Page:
Although I'll warn again that this I am still working on this, it is not too soon to try it out. Let's simulate, run the MCMC, and then compare the results to ML estimates obtained using ace() in the ape package:

> require(phytools)
> source("vcvPhylo/vcvPhylo.R")
> source("anc.Bayes/anc.Bayes.R")
> set.seed(100)
> tree<-rtree(100)
> x<-fastBM(tree,sig2=2)
> result<-anc.Bayes(tree,x,ngen=100000)
Control parameters (set by user or default):
List of 7
 $ sig2   : num 2.03
 $ a      : num [1, 1] 0.00737
 $ y      : num [1:98] 0.00737 0.00737 0.00737 0.00737 0.00737 ...
 $ pr.mean: num [1:100] 1000 0 0 0 0 0 0 0 0 0 ...
 $ pr.var : num [1:100] 1e+06 1e+03 1e+03 1e+03 1e+03 1e+03 1e+03 1e+03 1e+03 1e+03 ...
 $ prop   : num [1:100] 0.142 0.142 0.142 0.142 0.142 ...
 $ sample : num 100
Starting MCMC...
Done MCMC.
> # plot the result against the MLEs
> plot(ace(x,tree)$ace,colMeans(result[21:1001,])[2+1:tree$Nnode])

Here, we get the following result:

Obviously, I will post more on this as I improve it and I will also try to provide more guidance on MCMC control and priors.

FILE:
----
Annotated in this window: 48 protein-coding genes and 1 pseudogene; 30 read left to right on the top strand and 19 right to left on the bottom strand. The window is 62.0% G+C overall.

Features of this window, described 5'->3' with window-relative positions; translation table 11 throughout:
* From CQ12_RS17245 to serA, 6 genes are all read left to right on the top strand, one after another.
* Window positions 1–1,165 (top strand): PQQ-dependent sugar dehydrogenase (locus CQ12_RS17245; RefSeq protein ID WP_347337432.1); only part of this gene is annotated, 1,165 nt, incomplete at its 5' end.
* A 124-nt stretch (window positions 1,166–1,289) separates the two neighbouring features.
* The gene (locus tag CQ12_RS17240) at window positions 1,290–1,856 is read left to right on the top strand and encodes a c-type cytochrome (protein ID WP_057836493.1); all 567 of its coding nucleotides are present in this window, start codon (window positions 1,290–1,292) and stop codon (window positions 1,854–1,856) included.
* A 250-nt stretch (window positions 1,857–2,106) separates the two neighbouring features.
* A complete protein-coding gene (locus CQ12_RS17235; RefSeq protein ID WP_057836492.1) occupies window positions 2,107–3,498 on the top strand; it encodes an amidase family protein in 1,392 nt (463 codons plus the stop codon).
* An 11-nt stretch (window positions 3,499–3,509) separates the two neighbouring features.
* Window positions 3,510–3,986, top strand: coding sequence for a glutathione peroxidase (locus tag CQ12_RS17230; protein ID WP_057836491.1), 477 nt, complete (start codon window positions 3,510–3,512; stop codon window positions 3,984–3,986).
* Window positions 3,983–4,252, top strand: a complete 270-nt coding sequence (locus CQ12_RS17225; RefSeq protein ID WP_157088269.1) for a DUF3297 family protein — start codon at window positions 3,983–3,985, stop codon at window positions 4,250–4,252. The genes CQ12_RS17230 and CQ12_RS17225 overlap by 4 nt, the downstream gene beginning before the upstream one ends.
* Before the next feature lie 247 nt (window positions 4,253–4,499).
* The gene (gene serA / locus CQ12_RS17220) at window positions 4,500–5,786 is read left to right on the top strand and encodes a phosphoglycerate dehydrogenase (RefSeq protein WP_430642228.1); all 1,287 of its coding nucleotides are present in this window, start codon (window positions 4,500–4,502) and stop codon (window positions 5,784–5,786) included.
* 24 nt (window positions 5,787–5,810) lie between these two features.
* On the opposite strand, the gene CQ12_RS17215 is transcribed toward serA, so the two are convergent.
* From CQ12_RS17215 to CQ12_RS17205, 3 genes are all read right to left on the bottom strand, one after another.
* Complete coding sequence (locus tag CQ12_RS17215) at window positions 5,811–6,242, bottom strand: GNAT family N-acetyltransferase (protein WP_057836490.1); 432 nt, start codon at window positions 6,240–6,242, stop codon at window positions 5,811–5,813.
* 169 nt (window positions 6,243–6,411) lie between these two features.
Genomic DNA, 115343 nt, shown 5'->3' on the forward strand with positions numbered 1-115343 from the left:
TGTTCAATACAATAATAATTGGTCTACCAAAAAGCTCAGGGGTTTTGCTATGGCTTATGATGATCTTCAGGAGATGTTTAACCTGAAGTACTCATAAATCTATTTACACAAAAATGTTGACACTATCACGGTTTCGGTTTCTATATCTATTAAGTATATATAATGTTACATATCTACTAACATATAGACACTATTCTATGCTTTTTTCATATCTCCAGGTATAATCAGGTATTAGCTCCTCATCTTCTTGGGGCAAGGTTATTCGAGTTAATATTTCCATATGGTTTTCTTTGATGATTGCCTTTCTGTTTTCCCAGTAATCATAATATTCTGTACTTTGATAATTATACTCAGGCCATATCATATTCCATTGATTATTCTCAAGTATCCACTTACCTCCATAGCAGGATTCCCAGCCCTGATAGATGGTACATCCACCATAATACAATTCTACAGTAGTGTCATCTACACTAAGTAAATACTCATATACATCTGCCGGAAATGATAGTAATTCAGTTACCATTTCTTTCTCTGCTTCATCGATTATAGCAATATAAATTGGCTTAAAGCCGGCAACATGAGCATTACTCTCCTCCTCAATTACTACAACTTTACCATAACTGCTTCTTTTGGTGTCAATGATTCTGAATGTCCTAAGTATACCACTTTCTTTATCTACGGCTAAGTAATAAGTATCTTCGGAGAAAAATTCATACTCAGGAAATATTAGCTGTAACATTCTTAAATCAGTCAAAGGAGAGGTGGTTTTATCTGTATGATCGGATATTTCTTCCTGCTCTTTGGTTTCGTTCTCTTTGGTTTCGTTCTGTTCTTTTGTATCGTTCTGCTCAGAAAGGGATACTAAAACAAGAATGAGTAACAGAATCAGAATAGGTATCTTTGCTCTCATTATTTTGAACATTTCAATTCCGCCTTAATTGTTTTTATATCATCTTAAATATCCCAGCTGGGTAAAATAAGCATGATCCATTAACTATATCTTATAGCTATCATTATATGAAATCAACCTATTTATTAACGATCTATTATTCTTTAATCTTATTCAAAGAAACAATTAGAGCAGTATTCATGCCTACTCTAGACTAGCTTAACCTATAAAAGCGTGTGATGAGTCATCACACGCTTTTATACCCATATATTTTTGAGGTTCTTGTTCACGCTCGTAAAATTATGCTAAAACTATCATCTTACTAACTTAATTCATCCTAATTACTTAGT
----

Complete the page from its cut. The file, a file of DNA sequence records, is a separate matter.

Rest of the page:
Wednesday, November 23, 2011

Faster vcvPhylo() with ancestral nodes

In my last post I put up a simple version vcv.phylo() (which returns a matrix containing the height above the root of each pair of species in the tree, sometimes called the phylogenetic variance-covariance matrix), but that included ancestral nodes. I pulled this out of an old function of mine, anc.trend(), so I figured I could do better - and after some tinkering I came up with a much improved version, as follows:

  if(anc.nodes) rownames(C)<-colnames(C)<-c(tree$tip.label,n+2:tree$Nnode)
  else rownames(C)<-colnames(C)<-tree$tip.label

A couple of tricks in here:

1) Rather than calling dist.nodes(), this function uses the phytools function nodeHeights, which returns a matrix of the dimensions of tree$edge, containing the height above the root of every node, and is quite fast.

2) The function then uses mrca(...,full=T) in the ape package, which returns the MRCA of every pair of species and nodes. This essentially serves as an index to construct our VCV matrix from the node heights!